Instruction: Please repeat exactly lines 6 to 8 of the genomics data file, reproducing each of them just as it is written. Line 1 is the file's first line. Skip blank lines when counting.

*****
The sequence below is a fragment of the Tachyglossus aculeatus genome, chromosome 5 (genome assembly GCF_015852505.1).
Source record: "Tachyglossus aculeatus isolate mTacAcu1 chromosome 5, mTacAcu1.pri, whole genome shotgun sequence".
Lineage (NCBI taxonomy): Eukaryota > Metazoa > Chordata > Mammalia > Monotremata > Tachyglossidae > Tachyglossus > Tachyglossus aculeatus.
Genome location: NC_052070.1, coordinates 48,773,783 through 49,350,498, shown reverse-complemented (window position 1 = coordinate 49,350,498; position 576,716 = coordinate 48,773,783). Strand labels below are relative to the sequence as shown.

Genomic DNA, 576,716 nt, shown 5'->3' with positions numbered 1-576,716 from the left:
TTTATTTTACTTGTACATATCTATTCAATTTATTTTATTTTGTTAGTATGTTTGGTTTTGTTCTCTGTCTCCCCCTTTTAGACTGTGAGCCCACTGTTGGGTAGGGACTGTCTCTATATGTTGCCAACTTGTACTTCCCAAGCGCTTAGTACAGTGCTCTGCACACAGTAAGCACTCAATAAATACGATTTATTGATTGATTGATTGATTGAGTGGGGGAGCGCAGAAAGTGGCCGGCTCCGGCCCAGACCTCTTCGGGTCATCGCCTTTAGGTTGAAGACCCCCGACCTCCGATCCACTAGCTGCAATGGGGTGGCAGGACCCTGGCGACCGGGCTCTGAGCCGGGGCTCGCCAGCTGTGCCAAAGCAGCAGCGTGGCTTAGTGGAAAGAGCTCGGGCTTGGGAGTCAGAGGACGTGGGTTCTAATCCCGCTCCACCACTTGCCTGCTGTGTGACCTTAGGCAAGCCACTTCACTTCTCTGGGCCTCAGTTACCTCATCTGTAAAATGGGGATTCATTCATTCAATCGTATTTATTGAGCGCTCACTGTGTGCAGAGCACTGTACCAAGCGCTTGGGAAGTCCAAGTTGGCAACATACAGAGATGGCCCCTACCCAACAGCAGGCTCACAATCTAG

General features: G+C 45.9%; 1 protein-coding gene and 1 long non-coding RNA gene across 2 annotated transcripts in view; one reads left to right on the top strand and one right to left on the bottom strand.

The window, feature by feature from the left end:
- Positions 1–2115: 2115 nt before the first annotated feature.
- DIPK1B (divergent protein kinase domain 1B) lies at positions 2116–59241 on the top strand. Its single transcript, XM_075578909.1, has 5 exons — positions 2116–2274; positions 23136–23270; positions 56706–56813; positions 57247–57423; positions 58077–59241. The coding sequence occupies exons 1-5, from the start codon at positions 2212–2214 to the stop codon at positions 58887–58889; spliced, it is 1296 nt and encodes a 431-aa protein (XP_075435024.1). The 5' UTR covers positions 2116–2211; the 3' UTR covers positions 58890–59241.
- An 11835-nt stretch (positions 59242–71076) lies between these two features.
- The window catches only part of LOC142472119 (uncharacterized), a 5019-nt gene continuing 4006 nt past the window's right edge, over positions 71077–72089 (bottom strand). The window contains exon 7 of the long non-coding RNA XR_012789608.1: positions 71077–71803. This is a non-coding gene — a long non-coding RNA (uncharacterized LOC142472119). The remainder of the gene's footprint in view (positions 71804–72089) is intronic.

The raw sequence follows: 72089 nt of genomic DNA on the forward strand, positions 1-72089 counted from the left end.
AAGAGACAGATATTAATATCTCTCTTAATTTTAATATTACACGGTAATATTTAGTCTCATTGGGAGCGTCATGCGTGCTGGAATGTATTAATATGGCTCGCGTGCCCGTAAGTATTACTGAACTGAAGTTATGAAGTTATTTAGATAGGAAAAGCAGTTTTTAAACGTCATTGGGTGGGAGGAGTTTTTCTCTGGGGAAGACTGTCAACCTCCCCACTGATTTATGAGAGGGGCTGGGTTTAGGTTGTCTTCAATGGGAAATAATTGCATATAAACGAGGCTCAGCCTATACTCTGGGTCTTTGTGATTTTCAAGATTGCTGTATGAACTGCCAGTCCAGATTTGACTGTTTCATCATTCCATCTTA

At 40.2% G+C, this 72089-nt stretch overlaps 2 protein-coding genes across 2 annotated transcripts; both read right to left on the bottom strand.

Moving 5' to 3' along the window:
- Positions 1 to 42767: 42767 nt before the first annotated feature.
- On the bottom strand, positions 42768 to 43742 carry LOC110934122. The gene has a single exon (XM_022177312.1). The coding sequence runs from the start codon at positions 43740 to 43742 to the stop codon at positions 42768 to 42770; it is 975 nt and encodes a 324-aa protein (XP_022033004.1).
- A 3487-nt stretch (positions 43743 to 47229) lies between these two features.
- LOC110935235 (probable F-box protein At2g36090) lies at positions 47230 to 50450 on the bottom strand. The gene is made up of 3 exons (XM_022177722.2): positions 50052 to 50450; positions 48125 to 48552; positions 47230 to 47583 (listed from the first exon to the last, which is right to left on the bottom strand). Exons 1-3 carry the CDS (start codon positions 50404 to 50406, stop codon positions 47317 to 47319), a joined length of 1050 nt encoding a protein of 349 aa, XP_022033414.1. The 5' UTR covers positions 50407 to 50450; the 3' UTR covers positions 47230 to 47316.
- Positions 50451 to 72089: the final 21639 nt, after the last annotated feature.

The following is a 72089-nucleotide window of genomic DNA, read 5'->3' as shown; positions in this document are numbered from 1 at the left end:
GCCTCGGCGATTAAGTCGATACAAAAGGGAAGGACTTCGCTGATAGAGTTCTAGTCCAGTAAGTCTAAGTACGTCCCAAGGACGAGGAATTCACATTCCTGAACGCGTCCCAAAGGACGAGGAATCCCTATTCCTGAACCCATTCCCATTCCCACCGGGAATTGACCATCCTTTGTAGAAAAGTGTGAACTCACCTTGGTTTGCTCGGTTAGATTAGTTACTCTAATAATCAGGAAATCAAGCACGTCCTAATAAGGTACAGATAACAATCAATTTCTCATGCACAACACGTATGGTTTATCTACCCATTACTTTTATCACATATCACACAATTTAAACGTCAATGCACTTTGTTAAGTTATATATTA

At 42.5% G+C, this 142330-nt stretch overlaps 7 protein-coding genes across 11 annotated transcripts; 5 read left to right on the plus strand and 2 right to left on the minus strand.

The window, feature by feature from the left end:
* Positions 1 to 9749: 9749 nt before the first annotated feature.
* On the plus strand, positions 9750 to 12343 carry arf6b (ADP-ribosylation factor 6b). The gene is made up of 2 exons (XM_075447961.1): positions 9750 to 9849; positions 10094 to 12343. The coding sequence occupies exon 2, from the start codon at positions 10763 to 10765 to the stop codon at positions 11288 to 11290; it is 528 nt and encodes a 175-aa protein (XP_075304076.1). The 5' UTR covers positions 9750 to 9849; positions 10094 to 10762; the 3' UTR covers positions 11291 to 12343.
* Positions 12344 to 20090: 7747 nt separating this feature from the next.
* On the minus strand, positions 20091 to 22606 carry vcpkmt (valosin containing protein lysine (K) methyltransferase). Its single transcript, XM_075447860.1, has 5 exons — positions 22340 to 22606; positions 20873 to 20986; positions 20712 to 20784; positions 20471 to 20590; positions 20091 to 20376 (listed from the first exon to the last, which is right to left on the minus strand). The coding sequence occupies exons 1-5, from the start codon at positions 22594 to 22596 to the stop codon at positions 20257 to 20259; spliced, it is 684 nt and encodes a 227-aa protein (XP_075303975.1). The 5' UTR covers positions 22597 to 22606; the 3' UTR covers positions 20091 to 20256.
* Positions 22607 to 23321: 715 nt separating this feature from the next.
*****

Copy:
TTTATTTTACTTGTACATATCTATTCAATTTATTTTATTTTGTTAGTATGTTTGGTTTTGTTCTCTGTCTCCCCCTTTTAGACTGTGAGCCCACTGTTGGGTAGGGACTGTCTCTATATGTTGCCAACTTGTACTTCCCAAGCGCTTAGTACAGTGCTCTGCACACAGTAAGCACTCAATAAATACGATTTATTGATTGATTGATTGATTGAGTGGGGGAGCGCAGAAAGTGGCCGGCTCCGGCCCAGACCTCTTCGGGTCATCGCCTTTAGGTTGAAGACCCCCGACCTCCGATCCACTAGCTGCAATGGGGTGGCAGGACCCTGGCGACCGGGCTCTGAGCCGGGGCTCGCCAGCTGTGCCAAAGCAGCAGCGTGGCTTAGTGGAAAGAGCTCGGGCTTGGGAGTCAGAGGACGTGGGTTCTAATCCCGCTCCACCACTTGCCTGCTGTGTGACCTTAGGCAAGCCACTTCACTTCTCTGGGCCTCAGTTACCTCATCTGTAAAATGGGGATTCATTCATTCAATCGTATTTATTGAGCGCTCACTGTGTGCAGAGCACTGTACCAAGCGCTTGGGAAGTCCAAGTTGGCAACATACAGAGATGGCCCCTACCCAACAGCAGGCTCACAATCTAG

General features: G+C 45.9%; 1 protein-coding gene and 1 long non-coding RNA gene across 2 annotated transcripts in view; one reads left to right on the top strand and one right to left on the bottom strand.

The window, feature by feature from the left end: